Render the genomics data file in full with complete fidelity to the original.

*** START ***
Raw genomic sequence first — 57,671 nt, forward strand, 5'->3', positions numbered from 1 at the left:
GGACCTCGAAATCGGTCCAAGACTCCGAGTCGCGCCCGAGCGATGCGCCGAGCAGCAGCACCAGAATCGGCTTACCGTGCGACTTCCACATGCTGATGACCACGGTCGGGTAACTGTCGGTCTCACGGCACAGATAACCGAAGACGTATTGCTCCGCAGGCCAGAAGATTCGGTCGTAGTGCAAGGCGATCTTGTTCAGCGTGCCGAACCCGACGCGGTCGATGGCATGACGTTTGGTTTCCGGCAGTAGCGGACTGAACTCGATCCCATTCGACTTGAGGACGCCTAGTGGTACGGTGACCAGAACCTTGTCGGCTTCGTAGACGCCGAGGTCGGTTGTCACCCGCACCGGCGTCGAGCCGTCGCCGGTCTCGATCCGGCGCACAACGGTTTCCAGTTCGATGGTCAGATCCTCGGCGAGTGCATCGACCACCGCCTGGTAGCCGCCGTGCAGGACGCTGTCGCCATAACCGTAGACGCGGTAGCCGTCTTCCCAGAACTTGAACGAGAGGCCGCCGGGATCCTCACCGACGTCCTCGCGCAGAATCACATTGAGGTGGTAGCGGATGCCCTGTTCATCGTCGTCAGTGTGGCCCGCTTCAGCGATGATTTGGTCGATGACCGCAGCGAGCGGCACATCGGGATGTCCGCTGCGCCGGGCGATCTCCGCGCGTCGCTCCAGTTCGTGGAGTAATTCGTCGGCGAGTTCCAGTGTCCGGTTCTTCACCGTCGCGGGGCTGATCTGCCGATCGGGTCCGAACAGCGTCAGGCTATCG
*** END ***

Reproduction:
Raw genomic sequence first — 57,671 nt, forward strand, 5'->3', positions numbered from 1 at the left:
GGACCTCGAAATCGGTCCAAGACTCCGAGTCGCGCCCGAGCGATGCGCCGAGCAGCAGCACCAGAATCGGCTTACCGTGCGACTTCCACATGCTGATGACCACGGTCGGGTAACTGTCGGTCTCACGGCACAGATAACCGAAGACGTATTGCTCCGCAGGCCAGAAGATTCGGTCGTAGTGCAAGGCGATCTTGTTCAGCGTGCCGAACCCGACGCGGTCGATGGCATGACGTTTGGTTTCCGGCAGTAGCGGACTGAACTCGATCCCATTCGACTTGAGGACGCCTAGTGGTACGGTGACCAGAACCTTGTCGGCTTCGTAGACGCCGAGGTCGGTTGTCACCCGCACCGGCGTCGAGCCGTCGCCGGTCTCGATCCGGCGCACAACGGTTTCCAGTTCGATGGTCAGATCCTCGGCGAGTGCATCGACCACCGCCTGGTAGCCGCCGTGCAGGACGCTGTCGCCATAACCGTAGACGCGGTAGCCGTCTTCCCAGAACTTGAACGAGAGGCCGCCGGGATCCTCACCGACGTCCTCGCGCAGAATCACATTGAGGTGGTAGCGGATGCCCTGTTCATCGTCGTCAGTGTGGCCCGCTTCAGCGATGATTTGGTCGATGACCGCAGCGAGCGGCACATCGGGATGTCCGCTGCGCCGGGCGATCTCCGCGCGTCGCTCCAGTTCGTGGAGTAATTCGTCGGCGAGTTCCAGTGTCCGGTTCTTCACCGTCGCGGGGCTGATCTGCCGATCGGGTCCGAACAGCGTCAGGCTATCG